The digestive system consists of the mouth, esophagus, stomach, small intestine and large intestine. The liver, pancreas and gallbladder are also part of the digestive system. Your digestion is important because your body needs nutrients from food and drink to work properly and stay healthy.
Sometimes one or more parts of the digestive system don’t work properly. Some common digestive system problems include: acid reflux, gallstones, hemorrhoids, gas, flatulence, constipation.
Some of the following steps may help you keep your digestive system healthy: eat more fruits and vegetables, eat whole-grain breads and pastas, avoid processed meats, exercise regularly, and use probiotics from time to time.
MICROBIOTA & PROBIOTICS
Microbiota are the microflora of the gut. The gut microbiota of each individual is unique. These are important because they contribute to how a person fights disease, digests food, and even affects their mood and psychological processes.
The human body contains trillions of microbes, or bacteria. These include harmful bacteria that can cause local infections of the Gastrointestinal (GI) tract. Reinforcing your diet with prebiotics, probiotics, and other supplements might help to keep your digestive system healthy.
Probiotics are live bacteria and yeasts that are good for your digestive system. You can find probiotics in food supplements and some foods, like yogurt. Probiotics help balance your “good” and “bad” bacteria.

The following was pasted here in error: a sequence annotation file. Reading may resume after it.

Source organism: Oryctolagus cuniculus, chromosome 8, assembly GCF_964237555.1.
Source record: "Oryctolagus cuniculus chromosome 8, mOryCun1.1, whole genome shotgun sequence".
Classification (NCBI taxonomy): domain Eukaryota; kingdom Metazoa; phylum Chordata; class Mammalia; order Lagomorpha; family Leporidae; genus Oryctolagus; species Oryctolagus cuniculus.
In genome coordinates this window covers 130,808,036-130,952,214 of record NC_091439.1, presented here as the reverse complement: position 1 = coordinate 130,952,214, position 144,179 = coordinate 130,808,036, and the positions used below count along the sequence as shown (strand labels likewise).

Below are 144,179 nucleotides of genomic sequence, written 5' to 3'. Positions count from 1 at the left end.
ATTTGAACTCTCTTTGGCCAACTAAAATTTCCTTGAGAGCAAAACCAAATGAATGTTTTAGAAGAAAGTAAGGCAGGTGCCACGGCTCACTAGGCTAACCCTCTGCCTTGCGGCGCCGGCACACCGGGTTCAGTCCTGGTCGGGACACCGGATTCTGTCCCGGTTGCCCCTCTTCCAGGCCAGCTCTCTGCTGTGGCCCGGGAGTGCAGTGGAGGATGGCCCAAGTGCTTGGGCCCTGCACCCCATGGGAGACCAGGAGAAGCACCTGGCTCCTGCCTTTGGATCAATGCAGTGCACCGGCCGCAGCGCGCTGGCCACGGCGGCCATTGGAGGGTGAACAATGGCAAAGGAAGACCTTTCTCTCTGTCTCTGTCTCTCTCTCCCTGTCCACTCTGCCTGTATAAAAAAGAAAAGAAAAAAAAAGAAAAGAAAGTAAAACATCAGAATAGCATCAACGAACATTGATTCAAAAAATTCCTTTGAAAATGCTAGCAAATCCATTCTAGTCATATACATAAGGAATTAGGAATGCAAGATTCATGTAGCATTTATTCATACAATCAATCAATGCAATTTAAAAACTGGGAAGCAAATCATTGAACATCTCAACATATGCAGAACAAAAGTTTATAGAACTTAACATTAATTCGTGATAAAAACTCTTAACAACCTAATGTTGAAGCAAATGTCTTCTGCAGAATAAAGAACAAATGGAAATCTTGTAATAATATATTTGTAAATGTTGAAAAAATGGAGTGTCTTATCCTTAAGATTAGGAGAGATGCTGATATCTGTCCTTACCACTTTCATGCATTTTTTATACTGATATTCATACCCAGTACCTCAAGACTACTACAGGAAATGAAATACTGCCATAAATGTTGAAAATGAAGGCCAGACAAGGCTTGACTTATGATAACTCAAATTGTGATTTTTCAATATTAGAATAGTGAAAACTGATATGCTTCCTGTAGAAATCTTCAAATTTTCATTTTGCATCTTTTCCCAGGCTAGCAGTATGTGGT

Fibers play an important role in our digestive health. Fibers are non-digestible carbohydrates. They are components of plant foods, fruits, vegetables, dried beans and peas, lentils, nuts and seeds. Some fibers are prebiotics.
Foods containing fiber may help maintain a healthy weight and lower the risks for diabetes or heart disease. High fiber diets may also normalize bowel movements, helping maintain bowel health and lower cholesterol levels.
ENZYMES AND DIGESTION
Enzymes are produced naturally in the body and are required for proper digestive system function and a healthy body. They work with other chemicals in the body, such as stomach acid and bile, to help break down food into molecules for a wide range of bodily functions.
A lack of digestive enzymes can lead to a variety of gastrointestinal (GI) symptoms, for example, bloating, excessive gas and diarrhea.
Digestive enzymes are mostly produced in the pancreas, stomach, and small intestine. Enzymes can be found in certain foods such as avocados, bananas, ginger, honey, kefir, kiwi, mangos, papayas, pineapples. They are also produced as food supplements for certain digestive conditions.
Indigestion, also called as an upset stomach, is a discomfort in your upper abdomen. People who consume too much alcohol, use certain drugs that irritate the stomach, or experience emotional problems, such as anxiety or depression, may be at risk for Indigestion.
Some actions that prevent indigestion include eating small portions at meals; eating slowly; and reducing caffeine consumption. Quitting smoking and reducing your alcohol consumption may all help reducing indigestion.
Stress is an important trigger of indigestion: learning to diagnose and manage your stress levels is vital for better digestion and better wellness overall.